Updated: Nov 5, 2018
by José Francisco Morales Jr., Director of Pastoral Formation (Claremont) -
“If we see man [sic.] in and for himself, and therefore without his fellows, we do not see him at all… If we do not realize and take into account from the very onset, from the first glance or word, the fact that he has a neighbor, we do not see him at all.” —Karl Barth, Church Dogmatics
“Assembly required”—Rev. Virzola Law, Preacher at General Assembly 2017
“I am about to do a new thing; now it springs forth, do you not perceive it? I will make a way in the wilderness and rivers in the desert.” —Isaiah 43.19
Gathering—assembling, coming together—is a pretty big deal. You see, we were created to be together: to gather, to commune, to relate with others. This is why theologian Karl Barth insists that we as humans do not merely exist; rather, we co-exist, we exist-in-relation. Hence to understand ourselves, we must see that we “[have] a neighbor” (Barth). We are built for assembling. As one of the awesome preachers at General Assembly, Pastor Virzola Law, declared: When it comes to the church, “assembly is required.”
When we gather, we are not only being good Christians, we are being good humans. When we come together, we are able to see ourselves fully, honestly, as we are. At our General Assembly in Indianapolis [hereafter, “GA”], we got to “see” ourselves fully and honestly, both in our brokenness and our blessedness. And from this gathered vision, we were able to see some things anew and more clearly, than if we just stayed in our individual communities of faith.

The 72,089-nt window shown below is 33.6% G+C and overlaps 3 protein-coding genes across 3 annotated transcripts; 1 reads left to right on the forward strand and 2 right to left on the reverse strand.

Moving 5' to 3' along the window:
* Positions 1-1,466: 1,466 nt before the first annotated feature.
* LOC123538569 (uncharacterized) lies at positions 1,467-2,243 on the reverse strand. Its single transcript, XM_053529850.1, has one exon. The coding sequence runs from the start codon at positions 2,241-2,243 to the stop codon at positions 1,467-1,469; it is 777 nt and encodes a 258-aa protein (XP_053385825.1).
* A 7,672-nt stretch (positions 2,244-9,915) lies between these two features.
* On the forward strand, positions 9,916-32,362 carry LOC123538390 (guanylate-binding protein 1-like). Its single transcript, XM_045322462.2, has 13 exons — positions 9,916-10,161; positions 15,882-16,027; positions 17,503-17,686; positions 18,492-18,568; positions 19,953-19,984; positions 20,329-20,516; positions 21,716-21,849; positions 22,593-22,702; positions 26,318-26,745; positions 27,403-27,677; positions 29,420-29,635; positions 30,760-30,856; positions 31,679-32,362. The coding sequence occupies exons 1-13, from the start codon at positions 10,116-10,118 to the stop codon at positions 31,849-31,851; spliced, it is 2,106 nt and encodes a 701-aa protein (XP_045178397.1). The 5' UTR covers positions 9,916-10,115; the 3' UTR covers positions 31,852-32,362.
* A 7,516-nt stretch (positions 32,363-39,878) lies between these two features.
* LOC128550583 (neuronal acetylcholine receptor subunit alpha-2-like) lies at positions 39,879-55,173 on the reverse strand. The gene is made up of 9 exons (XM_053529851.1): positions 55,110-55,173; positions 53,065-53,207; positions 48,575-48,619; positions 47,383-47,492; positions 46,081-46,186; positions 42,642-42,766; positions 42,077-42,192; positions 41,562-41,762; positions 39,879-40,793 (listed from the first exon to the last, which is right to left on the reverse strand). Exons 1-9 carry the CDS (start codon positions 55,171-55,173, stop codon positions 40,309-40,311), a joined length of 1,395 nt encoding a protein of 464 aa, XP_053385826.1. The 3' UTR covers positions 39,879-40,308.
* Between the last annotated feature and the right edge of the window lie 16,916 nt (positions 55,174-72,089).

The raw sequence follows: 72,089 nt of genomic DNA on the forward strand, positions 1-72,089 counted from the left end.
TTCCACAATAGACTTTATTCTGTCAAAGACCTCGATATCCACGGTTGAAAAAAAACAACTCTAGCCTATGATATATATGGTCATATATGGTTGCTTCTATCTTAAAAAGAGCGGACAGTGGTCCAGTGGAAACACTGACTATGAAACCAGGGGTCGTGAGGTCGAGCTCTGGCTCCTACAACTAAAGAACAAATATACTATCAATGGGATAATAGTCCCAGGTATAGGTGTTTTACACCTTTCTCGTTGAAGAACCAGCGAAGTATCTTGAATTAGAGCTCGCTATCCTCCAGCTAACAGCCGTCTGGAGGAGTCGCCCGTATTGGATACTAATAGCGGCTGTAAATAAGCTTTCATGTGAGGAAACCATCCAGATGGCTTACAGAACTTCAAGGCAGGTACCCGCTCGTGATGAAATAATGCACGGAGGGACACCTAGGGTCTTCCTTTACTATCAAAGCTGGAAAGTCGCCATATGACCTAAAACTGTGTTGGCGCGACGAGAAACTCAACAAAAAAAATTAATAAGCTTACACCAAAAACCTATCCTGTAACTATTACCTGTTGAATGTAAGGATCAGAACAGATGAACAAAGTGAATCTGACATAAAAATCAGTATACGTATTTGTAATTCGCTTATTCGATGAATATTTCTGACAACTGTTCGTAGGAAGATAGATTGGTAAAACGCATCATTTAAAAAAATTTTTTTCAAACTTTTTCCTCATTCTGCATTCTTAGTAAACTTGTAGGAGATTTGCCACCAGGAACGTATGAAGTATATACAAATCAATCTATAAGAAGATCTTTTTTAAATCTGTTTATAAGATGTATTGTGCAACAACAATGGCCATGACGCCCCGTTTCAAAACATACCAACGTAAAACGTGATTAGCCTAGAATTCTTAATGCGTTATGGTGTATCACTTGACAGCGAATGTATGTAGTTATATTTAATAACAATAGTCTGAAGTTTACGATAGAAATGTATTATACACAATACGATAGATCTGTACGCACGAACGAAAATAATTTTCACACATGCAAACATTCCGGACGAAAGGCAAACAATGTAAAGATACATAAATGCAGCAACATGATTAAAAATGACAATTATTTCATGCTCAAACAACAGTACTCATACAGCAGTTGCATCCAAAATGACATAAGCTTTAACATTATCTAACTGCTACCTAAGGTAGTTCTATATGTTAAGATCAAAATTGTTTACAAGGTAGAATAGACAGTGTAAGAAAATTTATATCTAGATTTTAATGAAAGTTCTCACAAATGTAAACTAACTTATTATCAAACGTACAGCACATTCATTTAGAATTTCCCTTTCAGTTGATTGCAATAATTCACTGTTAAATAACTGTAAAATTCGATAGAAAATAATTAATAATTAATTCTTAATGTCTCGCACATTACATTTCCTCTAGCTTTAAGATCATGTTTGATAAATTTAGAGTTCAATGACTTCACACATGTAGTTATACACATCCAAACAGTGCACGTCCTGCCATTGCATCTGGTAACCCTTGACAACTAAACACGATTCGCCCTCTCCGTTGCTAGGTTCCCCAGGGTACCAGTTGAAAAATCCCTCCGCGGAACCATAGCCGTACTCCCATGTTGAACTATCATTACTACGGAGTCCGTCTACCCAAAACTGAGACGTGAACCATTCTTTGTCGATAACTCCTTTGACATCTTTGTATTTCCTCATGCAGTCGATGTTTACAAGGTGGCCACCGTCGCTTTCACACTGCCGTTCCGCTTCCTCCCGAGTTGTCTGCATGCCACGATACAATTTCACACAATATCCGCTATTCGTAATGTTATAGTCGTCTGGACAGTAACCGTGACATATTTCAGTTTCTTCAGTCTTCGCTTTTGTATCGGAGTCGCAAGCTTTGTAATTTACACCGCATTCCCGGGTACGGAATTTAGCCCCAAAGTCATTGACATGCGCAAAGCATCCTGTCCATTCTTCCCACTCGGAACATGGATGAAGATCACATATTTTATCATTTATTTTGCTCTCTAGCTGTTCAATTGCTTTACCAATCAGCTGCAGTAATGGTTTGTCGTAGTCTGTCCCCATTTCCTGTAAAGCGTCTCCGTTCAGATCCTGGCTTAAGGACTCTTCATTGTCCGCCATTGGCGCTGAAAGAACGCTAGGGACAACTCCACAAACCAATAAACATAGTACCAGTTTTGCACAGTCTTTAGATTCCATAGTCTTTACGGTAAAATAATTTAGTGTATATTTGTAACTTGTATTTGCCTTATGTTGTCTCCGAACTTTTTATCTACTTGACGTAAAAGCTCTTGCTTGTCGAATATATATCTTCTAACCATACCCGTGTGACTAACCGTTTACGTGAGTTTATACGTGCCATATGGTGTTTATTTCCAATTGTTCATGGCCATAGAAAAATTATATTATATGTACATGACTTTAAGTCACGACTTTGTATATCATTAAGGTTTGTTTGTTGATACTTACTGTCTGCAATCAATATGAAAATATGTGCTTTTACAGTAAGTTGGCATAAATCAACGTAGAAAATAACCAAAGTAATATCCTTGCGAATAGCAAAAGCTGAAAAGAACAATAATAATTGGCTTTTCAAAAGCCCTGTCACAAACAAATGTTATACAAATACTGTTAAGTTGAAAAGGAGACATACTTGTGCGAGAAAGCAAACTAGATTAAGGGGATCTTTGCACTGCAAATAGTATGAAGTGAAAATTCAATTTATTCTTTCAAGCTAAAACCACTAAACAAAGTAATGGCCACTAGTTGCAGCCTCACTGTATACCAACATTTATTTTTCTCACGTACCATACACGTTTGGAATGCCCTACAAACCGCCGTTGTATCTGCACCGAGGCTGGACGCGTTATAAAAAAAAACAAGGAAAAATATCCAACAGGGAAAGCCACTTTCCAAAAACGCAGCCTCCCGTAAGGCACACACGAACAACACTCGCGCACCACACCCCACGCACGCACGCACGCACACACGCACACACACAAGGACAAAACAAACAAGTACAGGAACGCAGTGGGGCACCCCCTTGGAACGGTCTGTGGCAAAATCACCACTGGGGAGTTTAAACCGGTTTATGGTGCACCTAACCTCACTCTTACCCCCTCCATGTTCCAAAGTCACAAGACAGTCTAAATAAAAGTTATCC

Now, I am sure that from this gathered place, many and each saw various things in varying ways. Here, I like to share what I saw and observed—maybe as a way to spark further conversation.
1) Although the GA attendance numbers remained low, the energy and fire in our gathering spoke of new life.
In the Disciples church world, we have wondered if the church is dying. And in our “eulogy,” we tend to point to GA attendance. Yet, even though the numbers this year remained low, what I discerned from our time together was a fresh energy rushing through us and a new fire kindling in us. Whether it was in the activism we partook in or led, or in the connections made around shared passions for evangelism or justice or stewardship, there is indeed a growth taking place in us and through us.
Maybe we need to rethink the “numbers” and move from measuring the sum (addition) to measuring the product (multiplication), from how we add up to how our witness multiplies when we are one. This is a shift from quantity to quality, from success (a notion foreign to Jesus) to faithfulness (Jesus’ brand of math). Faithfulness shifts the focus from butts on the pews to feet on the streets, from counting heads to extending arms.
2) We need to reframe the theological discussions that most divide us as a movement.